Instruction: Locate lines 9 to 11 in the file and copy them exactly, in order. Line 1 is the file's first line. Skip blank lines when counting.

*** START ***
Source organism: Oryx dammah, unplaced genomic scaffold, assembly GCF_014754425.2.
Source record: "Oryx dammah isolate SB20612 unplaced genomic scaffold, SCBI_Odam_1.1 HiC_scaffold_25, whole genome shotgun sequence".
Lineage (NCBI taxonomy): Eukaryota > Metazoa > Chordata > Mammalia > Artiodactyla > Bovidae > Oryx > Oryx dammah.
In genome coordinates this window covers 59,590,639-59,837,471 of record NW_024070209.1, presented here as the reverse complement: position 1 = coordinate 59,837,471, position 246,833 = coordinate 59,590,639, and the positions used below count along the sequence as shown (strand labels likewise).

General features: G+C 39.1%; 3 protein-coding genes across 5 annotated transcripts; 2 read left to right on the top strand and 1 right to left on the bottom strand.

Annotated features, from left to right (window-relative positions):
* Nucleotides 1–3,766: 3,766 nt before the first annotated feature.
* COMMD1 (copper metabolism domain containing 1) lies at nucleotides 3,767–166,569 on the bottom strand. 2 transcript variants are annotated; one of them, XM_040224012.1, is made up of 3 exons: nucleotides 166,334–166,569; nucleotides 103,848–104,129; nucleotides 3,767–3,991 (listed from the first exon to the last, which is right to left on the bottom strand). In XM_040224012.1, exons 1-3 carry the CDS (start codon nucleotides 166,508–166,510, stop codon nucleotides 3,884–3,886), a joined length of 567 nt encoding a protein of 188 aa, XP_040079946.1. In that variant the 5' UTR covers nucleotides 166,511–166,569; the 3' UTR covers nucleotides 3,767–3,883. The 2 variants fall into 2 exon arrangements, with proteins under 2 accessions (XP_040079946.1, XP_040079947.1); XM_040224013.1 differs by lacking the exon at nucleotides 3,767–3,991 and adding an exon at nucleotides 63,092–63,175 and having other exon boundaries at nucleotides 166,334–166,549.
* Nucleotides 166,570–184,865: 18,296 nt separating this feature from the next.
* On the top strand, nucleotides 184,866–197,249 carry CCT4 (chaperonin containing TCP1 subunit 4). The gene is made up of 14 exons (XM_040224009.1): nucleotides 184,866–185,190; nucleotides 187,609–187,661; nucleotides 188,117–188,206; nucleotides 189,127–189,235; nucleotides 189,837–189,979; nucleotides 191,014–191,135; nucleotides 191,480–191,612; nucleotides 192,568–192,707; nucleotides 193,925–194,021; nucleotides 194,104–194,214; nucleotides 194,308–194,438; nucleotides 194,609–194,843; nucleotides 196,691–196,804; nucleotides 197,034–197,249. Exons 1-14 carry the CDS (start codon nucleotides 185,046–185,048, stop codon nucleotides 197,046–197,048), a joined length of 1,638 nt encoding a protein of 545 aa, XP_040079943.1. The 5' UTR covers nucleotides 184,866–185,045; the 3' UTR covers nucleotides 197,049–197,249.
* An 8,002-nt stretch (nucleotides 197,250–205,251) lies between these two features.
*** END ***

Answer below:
* Nucleotides 166,570–184,865: 18,296 nt separating this feature from the next.
* On the top strand, nucleotides 184,866–197,249 carry CCT4 (chaperonin containing TCP1 subunit 4). The gene is made up of 14 exons (XM_040224009.1): nucleotides 184,866–185,190; nucleotides 187,609–187,661; nucleotides 188,117–188,206; nucleotides 189,127–189,235; nucleotides 189,837–189,979; nucleotides 191,014–191,135; nucleotides 191,480–191,612; nucleotides 192,568–192,707; nucleotides 193,925–194,021; nucleotides 194,104–194,214; nucleotides 194,308–194,438; nucleotides 194,609–194,843; nucleotides 196,691–196,804; nucleotides 197,034–197,249. Exons 1-14 carry the CDS (start codon nucleotides 185,046–185,048, stop codon nucleotides 197,046–197,048), a joined length of 1,638 nt encoding a protein of 545 aa, XP_040079943.1. The 5' UTR covers nucleotides 184,866–185,045; the 3' UTR covers nucleotides 197,049–197,249.
* An 8,002-nt stretch (nucleotides 197,250–205,251) lies between these two features.